Quantcast
Environmental News for a Healthier Planet and Life

Help Support EcoWatch

Nearly 400,000 Gallons of Oil Spew Into Gulf of Mexico, Could Be Largest Spill Since Deepwater Horizon

Energy
Nearly 400,000 Gallons of Oil Spew Into Gulf of Mexico, Could Be Largest Spill Since Deepwater Horizon
Oil on the surface of the Gulf of Mexico after the 2010 Deepwater Horizon disaster. Julie Dermansky

Last week, a pipe owned by offshore oil and gas operator LLOG Exploration Company, LLC spilled up to 393,000 gallons of oil into the Gulf of Mexico, reminding many observers of the Deepwater Horizon explosion seven years ago that spewed approximately 210 million gallons of crude into familiar territory.

Now, a report from Bloomberg suggests that the LLOG spill could be the largest in the U.S. since the 2010 BP blowout, according to data from the U.S. Bureau of Safety and Environmental Enforcement (BSEE).


While at a much smaller scale than the nation's worst accidental oil spill, the Delta House floating production facility, located about 40 miles southeast of Venice, Louisiana, released between 7,950 to 9,350 barrels starting from Wednesday to Thursday due to a fractured pipeline.

The flow has been contained and cleanup is underway, according to LLOG officials. No shoreline impacts have been reported and there are no reports of personnel injuries, BSEE noted.

On Monday, BSEE Gulf of Mexico Region Director Lars Herbst initiated a five-member panel of inspectors, engineers and accident investigators into the oil release.

"BSEE places great emphasis on making certain all oil and gas operations on America's Outer Continental Shelf are safe," Herbst said. "This panel investigation is a critical step in ensuring BSEE determines the cause, or causes, of the incident and develops recommendations to prevent similar events from occurring in the future."

This fall brings three new environmental movies. David Attenborough: A Life On Our Planet | Official Trailer

This week marks the official start of fall, but longer nights and colder days can make it harder to spend time outdoors. Luckily, there are several inspiring environmental films that can be streamed at home.

Read More Show Less

EcoWatch Daily Newsletter

Amazon Employees for Climate Justice walk out and rally at the company's headquarters to demand that leaders take action on climate change in Seattle, Washington on Sept. 20, 2019. JASON REDMOND / AFP via Getty Images

The world's largest online retailer is making it slightly easier for customer to make eco-conscious choices.

Read More Show Less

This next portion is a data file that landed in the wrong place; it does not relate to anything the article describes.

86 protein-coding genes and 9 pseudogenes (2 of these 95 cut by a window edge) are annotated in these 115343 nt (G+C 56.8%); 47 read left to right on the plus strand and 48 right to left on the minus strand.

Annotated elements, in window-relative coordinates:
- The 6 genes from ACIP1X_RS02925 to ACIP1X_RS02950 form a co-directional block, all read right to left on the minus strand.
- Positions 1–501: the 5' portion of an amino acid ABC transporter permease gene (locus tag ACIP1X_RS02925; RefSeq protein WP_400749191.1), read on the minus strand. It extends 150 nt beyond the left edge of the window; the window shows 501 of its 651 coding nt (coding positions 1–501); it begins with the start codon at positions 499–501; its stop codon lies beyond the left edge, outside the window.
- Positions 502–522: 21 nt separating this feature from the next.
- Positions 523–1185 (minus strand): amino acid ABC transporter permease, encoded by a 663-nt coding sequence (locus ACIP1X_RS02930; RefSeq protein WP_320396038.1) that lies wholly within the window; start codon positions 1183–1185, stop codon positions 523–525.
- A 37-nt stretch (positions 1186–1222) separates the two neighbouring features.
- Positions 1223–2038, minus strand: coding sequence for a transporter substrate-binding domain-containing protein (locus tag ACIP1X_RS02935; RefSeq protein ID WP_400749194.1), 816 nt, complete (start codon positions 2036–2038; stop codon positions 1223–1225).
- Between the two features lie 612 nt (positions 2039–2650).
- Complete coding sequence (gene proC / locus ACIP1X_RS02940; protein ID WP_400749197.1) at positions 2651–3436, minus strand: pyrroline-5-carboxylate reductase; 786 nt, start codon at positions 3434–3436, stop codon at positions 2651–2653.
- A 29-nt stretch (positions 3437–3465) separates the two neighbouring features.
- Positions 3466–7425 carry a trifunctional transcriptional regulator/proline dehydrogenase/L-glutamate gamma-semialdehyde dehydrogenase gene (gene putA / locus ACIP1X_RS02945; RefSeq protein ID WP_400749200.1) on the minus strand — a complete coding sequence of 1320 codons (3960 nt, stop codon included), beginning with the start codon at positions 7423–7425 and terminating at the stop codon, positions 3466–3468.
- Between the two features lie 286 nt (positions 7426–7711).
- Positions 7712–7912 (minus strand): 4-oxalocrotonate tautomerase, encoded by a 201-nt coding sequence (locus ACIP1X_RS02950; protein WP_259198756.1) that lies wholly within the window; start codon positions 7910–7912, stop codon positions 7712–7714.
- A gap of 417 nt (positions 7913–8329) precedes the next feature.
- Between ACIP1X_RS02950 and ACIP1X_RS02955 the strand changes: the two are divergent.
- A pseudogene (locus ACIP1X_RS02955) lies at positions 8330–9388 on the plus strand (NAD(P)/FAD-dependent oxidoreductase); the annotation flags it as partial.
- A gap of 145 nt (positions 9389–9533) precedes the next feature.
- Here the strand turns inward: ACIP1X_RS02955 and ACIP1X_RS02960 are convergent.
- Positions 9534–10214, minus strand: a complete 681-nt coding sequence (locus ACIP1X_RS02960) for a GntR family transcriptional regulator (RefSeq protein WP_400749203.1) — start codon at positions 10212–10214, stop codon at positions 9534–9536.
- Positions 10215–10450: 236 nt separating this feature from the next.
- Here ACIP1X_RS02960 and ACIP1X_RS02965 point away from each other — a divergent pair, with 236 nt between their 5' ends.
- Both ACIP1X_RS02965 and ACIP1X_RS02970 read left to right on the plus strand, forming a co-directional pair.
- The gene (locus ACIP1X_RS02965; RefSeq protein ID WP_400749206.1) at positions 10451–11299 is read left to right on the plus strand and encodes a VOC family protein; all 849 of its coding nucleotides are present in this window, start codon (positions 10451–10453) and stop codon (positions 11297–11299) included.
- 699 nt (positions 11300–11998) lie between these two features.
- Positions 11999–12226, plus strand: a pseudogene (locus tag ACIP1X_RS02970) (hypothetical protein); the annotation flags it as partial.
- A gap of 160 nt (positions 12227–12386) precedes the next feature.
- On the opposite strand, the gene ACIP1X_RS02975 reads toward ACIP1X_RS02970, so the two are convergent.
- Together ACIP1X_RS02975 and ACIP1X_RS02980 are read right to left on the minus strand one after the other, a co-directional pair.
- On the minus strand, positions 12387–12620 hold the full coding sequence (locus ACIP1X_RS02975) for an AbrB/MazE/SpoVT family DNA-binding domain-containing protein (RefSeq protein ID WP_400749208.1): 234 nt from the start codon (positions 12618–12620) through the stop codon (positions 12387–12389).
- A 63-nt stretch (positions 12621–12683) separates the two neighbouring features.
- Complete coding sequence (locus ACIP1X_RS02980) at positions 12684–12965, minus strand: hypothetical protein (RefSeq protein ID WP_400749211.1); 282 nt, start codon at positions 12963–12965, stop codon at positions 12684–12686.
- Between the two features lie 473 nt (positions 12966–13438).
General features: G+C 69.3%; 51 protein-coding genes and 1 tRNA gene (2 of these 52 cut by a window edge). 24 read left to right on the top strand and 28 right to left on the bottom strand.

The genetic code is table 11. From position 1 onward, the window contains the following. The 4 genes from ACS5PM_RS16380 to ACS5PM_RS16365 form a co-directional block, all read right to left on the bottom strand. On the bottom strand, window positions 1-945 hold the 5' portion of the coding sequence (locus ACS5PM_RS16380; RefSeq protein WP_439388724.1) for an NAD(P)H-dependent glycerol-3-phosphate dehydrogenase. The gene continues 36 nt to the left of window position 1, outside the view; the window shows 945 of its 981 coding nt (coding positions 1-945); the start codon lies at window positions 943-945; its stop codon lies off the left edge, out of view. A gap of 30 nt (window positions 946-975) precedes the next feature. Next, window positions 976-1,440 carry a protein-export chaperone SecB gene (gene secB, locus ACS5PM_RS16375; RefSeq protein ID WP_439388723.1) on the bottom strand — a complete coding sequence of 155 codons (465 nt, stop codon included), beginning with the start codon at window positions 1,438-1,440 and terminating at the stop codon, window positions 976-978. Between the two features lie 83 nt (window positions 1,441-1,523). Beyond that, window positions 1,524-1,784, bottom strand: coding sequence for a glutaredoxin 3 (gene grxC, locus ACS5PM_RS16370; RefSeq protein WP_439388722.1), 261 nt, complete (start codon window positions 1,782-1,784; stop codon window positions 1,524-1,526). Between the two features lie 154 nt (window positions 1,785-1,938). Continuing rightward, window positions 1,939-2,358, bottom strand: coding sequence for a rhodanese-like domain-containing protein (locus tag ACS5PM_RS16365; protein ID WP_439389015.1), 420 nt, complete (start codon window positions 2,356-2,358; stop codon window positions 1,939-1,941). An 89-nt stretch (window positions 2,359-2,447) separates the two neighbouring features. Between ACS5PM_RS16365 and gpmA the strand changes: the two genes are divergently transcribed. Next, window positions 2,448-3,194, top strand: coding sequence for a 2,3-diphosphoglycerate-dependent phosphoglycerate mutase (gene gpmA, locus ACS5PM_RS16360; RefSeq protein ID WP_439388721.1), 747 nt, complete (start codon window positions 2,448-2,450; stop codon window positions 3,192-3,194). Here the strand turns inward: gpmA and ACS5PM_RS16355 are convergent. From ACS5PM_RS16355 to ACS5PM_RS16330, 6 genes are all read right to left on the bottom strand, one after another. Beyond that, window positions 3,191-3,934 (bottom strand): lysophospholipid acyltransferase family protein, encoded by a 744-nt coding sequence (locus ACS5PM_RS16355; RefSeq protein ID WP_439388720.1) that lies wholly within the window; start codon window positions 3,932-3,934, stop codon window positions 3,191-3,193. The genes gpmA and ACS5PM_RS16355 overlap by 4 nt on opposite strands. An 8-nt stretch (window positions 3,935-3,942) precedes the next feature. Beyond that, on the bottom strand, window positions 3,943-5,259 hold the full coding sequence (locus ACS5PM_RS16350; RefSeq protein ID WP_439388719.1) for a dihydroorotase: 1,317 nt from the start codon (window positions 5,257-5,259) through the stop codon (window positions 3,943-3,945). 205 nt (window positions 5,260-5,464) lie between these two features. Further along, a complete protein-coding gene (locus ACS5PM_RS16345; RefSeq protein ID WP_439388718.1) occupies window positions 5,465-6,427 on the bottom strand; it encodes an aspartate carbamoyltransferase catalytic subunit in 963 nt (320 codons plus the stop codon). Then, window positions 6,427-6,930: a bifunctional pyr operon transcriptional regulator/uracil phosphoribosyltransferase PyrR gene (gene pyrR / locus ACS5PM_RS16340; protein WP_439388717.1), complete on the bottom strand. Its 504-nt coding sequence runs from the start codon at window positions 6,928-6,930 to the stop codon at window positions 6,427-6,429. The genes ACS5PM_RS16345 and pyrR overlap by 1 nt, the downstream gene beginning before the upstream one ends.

Trending

Moms Clean Air Force members attend a press conference hosted by Senator Tom Udall (D-N.M.) and Senator Richard Blumenthal (D-Conn.) announcing legislation to ban chlorpyrifos on July 25, 2017. Moms Clean Air Force

The Trump administration's Environmental Protection Agency (EPA) released a risk assessment for toxic pesticide chlorpyrifos Tuesday that downplayed its effects on children's brains and may be the first indication of how the administration's "secret science" policy could impact public health.

Read More Show Less
Evacuees wait to board a bus as they are evacuated by local and state government officials before the arrival of Hurricane Laura on August 26, 2020 in Lake Charles, Louisiana. Joe Raedle / Getty Images

By Maria Trimarchi and Sarah Gleim

If all the glaciers and ice caps on the planet melted, global sea level would rise by about 230 feet. That amount of water would flood nearly every coastal city around the world [source: U.S. Geological Survey]. Rising temperatures, melting arctic ice, drought, desertification and other catastrophic effects of climate change are not examples of future troubles — they are reality today. Climate change isn't just about the environment; its effects touch every part of our lives, from the stability of our governments and economies to our health and where we live.

Read More Show Less
In 'My Octopus Teacher,' Craig Foster becomes fascinated with an octopus and visits her for hundreds of days in a row. Netflix

In his latest documentary, My Octopus Teacher, free diver and filmmaker Craig Foster tells a unique story about his friendship and bond with an octopus in a kelp forest in Cape Town, South Africa. It's been labeled "the love story that we need right now" by The Cut.

Read More Show Less

Support Ecowatch